Anthracyclines isolated from Streptimyces peucetius var caesius, are among the most widely used cytotoxic anticancer anticancer drugs. Several other anthracycline analogs have entered clinical practice including idarubicin, epirubicin and mitoxantrone.

 

 

 

 

 

 
  • Hormonal agents:

 
Steroidal hormones and antisteroidal drugs

 
    Sex hormones and several other hormones are employed in the management of several other types of cancer. Since sex hormones are actively employed in stimulation and the control of proliferation and function of certain tissues, including the mammary and prostate glands, cancer arising from other tissues may be inhibited or stimulated by appropriate changes in hormonal balance. Cancer of breast and of prostate can be effectively treated with sex hormone therapy or ablation of appropriate endocrine organs.

 
    The mechanism of action of steroid hormones have been partially clarified. Most steroid sensitive cancers express specific cell surface receptors

 
    Estrogen sensitive breast cancers, prednisone sensitive lymphomas express receptors for estrogen and corticosteroids. It is now possible to assay tumor specimens for steroid receptors content and to identify which individual patients are likely to benefit from hormonal therapy. High dose of estrogen is useful therapeutically in metastatic breast cancer,but is replaced by anti-estrogen therapy.
Estrogen and androgen inhibitors-tamoxifen (antiestrogen)

 
  • Biologic response modifiers

 
    The interferons are a family of proteins produced by nucleated cells and by recombinant DNA technology.
    The mechanism of IFN α's anti tumor action are complex. IFN increases the activity of cytotoxic cells within the immune system,but direct antiproliferative effects also play a role. IFN prolong the cell cycle which result in cytostasis,an increase in cell size and apoptosis. They can inhibit new blood vessel formation in tumor and can increase expression of antigen on tumor cell surface making the cancerous cell more easily recognized by thew cell of immune system. They can also inhibit or block certain oncogenes that can direct an unregulated cell growth that is characteristic of cancerous cells.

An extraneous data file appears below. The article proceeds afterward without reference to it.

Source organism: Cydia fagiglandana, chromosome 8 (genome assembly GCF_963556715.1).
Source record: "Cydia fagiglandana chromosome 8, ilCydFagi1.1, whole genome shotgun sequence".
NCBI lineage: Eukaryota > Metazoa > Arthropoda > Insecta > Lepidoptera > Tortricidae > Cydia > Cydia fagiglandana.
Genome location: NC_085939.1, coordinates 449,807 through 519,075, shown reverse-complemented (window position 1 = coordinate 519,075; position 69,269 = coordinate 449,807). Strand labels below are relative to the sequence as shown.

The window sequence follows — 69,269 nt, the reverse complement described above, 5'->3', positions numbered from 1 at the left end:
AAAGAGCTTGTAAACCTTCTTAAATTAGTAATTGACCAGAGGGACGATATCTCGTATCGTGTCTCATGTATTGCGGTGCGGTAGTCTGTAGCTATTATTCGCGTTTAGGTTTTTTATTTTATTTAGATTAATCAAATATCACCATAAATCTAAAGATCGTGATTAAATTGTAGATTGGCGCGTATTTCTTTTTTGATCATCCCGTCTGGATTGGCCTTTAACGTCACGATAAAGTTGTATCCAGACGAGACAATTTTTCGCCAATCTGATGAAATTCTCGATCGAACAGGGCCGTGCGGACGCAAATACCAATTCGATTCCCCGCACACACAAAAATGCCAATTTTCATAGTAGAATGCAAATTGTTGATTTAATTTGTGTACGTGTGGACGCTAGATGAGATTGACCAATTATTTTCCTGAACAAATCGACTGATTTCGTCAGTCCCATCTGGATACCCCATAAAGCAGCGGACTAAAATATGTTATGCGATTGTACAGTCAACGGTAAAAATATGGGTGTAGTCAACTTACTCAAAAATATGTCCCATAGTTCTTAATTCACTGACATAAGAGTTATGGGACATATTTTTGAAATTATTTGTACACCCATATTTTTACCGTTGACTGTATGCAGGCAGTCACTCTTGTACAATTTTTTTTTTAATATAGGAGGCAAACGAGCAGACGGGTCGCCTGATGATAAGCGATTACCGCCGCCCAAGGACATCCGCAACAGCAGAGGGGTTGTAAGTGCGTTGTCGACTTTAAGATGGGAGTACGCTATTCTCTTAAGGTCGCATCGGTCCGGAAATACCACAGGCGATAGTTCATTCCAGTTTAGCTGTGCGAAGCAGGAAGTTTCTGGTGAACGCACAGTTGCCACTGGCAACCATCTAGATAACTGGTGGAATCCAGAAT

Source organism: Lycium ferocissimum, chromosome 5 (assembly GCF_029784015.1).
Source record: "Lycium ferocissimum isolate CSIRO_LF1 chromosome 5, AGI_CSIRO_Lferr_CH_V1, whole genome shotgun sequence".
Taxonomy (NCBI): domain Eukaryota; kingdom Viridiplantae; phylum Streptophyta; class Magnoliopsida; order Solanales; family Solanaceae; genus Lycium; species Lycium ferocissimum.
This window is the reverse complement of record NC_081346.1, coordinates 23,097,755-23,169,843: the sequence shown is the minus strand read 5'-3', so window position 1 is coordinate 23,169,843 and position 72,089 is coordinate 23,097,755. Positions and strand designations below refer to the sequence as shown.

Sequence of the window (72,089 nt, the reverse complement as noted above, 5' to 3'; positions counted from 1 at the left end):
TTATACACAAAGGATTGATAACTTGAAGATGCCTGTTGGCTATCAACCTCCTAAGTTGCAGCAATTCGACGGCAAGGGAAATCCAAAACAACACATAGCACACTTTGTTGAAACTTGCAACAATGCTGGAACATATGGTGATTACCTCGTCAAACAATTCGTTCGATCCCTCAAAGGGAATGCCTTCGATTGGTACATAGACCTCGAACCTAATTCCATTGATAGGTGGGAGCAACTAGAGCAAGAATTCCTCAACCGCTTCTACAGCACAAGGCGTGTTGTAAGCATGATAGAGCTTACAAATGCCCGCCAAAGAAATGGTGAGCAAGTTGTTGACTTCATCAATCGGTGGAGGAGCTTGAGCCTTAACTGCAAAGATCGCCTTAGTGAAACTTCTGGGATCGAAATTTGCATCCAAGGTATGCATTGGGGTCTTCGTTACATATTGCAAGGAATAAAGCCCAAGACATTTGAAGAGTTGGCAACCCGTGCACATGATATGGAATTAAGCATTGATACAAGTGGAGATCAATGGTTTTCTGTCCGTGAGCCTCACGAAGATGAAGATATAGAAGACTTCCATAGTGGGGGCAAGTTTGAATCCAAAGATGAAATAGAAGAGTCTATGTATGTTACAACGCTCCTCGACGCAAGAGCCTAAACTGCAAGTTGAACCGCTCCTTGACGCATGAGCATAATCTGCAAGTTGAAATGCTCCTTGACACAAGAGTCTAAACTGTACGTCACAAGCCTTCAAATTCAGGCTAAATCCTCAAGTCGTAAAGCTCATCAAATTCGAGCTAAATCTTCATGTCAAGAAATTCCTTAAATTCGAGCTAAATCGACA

Interleukin-2(IL-2)is a lymphokine produced recombinanatly that has diverse immunologic effects.IL-2 promote B and T cell proliferation and differentiation and initiate a cytokine cascade with multiple interacting immunologic effects. Anti tumor effects depends on proliferation of a variety of cytotoxic cells that can recognize and destroy tumor cells without damaging normal cells. Some of these cytotoxic cells are natural killer (NK)cells,lymphokine-activated killer(LAT)cells,tumor infiltrating lymphocytes(TIL).

 
  • Monoclonal antibodies

 
    The monoclonal antibodies have become important biologic response modifiers used in treatment of cancer. There are currently four agents approved for use as anti cancer agents within US – trastuzumab,rituximab,gemtuzumab and alemtuzumab. These agents consist of specific immunoglobulin sequences that are known to recognize a specific antigen or protein on the surface of cells. There are several mechanisms by which monoclonal antibodies may induce death of cancer cells. Direct mechanism include induction of apoptosis,blockage of a growth factor receptor,or induction anti idiotype antibodies. Important indirect mechanism include antibody dependant cellular toxicity (ADCC)and compliment mediated cellular toxicity.